When I ran video Wednesday morning of my ride across San Jose on the brand new bike lanes on 3rd & 4th Streets, I didn’t have this in mind.
I just wanted to document how pleasant the new bike lanes are and didn’t really think about the routine obstructions we always bypass in these lanes dedicated to bike traffic. But then I read this post about bike lane violations from a cute new San Francisco blog:
I began whining about all the drivers out there who feel it’s OK to store their cars in the bike lane, to which my lovely non-cyclist friend replied, “Well, to be honest, until now I’d thought of the bike lane as the Do Whatever You Want Lane.” In her defense, the police in San Francisco seem to have a similar attitude, so I can see where she might have become confused.
Shortly afterwards, I read Aaron Bialick’s quick and dirty case study in San Francisco: How long do those cars with the flashers on stay double parked in the bike lane?
Contrary to what the name implies, bike lanes in San Francisco have cars in them all the time. Presumably, a car left with blinking hazard lights on means the driver is just “running in for a minute,” as if to minimize the impact of endangering people on bicycles.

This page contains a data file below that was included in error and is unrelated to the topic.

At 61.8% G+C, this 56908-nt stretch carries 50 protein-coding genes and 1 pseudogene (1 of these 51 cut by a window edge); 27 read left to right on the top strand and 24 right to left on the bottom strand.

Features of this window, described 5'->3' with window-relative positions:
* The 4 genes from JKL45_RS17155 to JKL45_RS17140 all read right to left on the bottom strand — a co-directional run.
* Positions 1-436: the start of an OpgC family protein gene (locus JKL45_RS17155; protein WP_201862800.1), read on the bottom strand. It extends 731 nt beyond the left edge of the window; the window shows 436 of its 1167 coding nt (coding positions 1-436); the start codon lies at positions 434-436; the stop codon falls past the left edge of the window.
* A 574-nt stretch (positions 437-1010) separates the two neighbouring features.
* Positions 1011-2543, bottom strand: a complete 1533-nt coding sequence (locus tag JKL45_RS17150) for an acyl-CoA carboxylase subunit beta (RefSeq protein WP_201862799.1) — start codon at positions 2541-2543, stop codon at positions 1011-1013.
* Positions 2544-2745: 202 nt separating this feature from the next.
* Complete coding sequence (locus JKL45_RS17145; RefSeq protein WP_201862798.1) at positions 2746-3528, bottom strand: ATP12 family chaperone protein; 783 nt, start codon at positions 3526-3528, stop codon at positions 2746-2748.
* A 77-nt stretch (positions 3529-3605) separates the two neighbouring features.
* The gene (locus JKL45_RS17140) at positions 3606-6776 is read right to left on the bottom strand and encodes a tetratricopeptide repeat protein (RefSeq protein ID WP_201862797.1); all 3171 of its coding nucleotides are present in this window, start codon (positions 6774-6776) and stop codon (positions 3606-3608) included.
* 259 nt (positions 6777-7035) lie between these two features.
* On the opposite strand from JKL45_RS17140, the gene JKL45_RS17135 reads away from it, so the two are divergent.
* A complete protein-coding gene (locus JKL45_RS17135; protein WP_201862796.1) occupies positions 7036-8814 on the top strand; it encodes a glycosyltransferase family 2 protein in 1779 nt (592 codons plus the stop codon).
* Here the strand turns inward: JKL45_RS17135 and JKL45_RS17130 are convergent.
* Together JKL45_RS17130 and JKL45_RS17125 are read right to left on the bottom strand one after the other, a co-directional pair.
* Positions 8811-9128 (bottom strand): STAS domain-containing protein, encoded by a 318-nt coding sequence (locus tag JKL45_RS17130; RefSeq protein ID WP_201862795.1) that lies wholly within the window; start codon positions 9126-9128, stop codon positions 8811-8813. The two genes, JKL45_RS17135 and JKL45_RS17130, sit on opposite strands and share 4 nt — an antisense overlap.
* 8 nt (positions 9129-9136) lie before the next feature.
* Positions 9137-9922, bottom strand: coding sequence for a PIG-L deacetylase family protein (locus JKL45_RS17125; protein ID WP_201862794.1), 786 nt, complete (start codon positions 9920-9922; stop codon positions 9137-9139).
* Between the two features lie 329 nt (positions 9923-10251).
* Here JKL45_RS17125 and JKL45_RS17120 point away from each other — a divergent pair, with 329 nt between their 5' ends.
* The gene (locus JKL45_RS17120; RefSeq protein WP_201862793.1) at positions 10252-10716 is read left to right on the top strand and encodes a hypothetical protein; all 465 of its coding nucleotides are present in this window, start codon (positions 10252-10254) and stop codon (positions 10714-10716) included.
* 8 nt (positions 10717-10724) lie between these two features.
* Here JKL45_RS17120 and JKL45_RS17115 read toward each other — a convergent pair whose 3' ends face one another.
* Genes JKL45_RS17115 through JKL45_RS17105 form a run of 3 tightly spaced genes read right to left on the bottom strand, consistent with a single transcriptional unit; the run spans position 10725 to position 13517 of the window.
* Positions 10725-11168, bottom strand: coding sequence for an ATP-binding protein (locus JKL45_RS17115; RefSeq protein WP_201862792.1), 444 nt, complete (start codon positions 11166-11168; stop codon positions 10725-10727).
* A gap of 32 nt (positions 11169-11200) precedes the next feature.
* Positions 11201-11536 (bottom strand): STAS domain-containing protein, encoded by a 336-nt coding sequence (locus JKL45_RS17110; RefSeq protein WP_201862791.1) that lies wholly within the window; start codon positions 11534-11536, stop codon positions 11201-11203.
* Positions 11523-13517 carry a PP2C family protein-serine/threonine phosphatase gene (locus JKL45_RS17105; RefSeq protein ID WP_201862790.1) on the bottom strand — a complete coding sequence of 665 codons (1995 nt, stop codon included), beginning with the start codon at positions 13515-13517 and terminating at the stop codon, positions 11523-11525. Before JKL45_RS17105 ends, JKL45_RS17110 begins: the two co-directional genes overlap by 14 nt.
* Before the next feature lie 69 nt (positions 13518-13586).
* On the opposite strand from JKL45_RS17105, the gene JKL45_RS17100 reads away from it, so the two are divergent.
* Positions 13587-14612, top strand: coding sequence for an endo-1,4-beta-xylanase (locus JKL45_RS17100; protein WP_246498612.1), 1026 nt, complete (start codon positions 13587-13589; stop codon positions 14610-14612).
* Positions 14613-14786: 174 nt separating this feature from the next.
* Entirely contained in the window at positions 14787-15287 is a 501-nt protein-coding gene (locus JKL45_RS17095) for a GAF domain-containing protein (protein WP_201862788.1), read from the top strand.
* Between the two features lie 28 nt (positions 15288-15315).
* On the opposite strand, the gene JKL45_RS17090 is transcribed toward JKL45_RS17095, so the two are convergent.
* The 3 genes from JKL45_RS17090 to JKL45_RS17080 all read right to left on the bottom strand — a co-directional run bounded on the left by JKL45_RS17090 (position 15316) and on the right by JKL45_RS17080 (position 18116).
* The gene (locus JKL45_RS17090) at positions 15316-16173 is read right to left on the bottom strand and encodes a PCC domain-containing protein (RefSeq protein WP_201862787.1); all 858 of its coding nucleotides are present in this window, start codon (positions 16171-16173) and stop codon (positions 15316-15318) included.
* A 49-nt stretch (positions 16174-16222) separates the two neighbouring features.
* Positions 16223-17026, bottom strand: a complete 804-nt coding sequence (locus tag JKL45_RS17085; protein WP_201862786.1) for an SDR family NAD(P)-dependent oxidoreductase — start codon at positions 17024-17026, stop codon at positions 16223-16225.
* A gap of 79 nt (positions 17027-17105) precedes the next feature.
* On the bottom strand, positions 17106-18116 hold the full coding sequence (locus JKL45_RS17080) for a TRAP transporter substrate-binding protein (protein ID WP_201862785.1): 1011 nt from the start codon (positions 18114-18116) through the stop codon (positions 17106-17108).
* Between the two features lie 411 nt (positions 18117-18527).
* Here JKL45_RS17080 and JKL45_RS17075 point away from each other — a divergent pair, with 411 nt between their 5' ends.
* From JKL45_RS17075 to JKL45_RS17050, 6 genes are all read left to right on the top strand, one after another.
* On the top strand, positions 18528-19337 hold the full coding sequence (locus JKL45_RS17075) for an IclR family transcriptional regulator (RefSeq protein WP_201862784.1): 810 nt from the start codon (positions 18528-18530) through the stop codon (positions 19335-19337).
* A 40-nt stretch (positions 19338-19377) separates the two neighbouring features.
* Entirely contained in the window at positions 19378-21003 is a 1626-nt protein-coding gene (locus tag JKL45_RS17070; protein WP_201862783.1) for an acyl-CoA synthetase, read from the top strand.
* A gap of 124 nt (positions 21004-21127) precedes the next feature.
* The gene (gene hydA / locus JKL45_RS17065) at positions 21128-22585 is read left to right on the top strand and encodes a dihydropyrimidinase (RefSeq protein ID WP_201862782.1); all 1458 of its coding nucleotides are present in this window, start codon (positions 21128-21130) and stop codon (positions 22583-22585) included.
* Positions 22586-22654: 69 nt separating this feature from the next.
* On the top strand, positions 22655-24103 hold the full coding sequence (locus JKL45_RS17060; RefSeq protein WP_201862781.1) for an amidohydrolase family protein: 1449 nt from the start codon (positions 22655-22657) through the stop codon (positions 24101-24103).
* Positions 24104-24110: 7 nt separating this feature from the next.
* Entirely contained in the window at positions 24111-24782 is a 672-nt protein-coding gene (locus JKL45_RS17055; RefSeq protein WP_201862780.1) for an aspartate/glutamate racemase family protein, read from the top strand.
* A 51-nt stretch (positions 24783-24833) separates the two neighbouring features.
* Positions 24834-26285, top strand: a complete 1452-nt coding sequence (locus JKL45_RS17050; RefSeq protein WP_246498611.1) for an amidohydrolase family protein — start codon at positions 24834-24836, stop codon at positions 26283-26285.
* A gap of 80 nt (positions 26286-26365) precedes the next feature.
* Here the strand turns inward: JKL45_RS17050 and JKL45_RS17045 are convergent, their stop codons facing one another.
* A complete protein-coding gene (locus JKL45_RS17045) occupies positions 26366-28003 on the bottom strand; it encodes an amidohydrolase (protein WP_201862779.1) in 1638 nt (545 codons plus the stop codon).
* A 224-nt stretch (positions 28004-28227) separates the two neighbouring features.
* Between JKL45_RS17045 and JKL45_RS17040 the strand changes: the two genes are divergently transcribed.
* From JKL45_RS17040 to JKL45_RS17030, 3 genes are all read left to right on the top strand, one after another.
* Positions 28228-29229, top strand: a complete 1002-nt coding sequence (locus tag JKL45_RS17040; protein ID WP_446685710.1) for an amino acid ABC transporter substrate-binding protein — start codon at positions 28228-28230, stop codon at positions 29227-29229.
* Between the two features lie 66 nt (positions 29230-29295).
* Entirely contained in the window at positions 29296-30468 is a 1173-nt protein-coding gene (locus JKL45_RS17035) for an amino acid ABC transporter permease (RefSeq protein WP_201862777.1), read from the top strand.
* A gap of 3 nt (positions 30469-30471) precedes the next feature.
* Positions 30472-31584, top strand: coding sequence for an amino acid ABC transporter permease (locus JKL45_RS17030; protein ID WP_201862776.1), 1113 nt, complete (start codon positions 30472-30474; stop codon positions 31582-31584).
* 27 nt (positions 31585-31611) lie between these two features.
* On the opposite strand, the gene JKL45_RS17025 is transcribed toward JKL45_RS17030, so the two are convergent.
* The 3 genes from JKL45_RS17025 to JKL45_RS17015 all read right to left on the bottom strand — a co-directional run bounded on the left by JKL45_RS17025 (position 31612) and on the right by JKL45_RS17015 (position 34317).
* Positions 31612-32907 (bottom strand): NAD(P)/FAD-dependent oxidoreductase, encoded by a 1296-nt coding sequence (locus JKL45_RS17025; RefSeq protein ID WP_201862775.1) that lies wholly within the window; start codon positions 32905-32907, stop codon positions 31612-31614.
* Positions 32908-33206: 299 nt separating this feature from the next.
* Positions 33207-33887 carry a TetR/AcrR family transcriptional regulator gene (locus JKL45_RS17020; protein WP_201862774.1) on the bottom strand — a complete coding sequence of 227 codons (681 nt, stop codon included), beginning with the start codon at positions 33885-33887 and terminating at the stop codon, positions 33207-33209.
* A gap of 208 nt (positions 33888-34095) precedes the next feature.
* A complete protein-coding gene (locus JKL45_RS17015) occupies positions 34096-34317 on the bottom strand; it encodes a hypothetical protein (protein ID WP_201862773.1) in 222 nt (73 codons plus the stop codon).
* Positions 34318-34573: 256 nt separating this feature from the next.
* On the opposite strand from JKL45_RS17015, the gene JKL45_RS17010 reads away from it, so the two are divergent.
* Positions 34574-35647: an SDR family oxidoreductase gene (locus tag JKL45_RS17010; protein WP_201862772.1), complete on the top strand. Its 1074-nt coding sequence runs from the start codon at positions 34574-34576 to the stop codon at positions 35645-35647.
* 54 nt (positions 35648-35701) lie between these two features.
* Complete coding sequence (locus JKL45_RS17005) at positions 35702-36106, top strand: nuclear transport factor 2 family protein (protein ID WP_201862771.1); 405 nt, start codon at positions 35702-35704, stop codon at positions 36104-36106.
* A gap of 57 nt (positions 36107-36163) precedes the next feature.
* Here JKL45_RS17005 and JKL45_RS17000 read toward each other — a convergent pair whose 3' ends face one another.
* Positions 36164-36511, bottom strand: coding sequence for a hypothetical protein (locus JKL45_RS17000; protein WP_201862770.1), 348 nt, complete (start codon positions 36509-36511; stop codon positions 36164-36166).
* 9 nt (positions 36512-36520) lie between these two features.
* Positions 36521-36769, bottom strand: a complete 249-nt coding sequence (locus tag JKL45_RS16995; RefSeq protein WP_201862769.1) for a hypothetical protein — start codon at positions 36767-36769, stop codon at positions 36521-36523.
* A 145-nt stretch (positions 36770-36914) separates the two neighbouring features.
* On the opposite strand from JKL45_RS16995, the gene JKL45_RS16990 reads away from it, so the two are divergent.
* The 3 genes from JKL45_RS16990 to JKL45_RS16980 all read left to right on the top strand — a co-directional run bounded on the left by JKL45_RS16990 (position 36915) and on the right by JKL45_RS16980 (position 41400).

Maybe, after biking into traffic around one of these blinking cars, you’ve wondered how long the scofflaw driver actually leaves the vehicle there, but you never have time to actually wait and see. Personally, being a (perhaps naïve) optimist when it comes to human decency, I’d expect the car to be gone within a few minutes.
Here’s the punchline.
In this one case, here’s the short answer: The driver left 20 minutes after I arrived, and only when a parking control officer arrived to issue a ticket.
Something [the parking control officer] noted: Her database categorized the driver under “scofflaw” status (yes, that was the actual term), meaning he’d already committed five or more parking violations.
As I edited Wednesday’s video, I noticed that, yeah, there are multiple uses for the bike lane.
To be fair to the driver of the pickup truck who used the bike lane as a passing lane: these lanes are still under construction, so all of the bike lane signage and pavement stencils aren’t in place yet.
I realize some of the examples aren’t the best in the world, but we’ve seen those construction signs, dumpsters and trash bins taking up the entire bike lane.
After I posted the video to YouTube, I realized there’s one use for the bike lane I forgot to mention in the video. Does anybody know what that could be?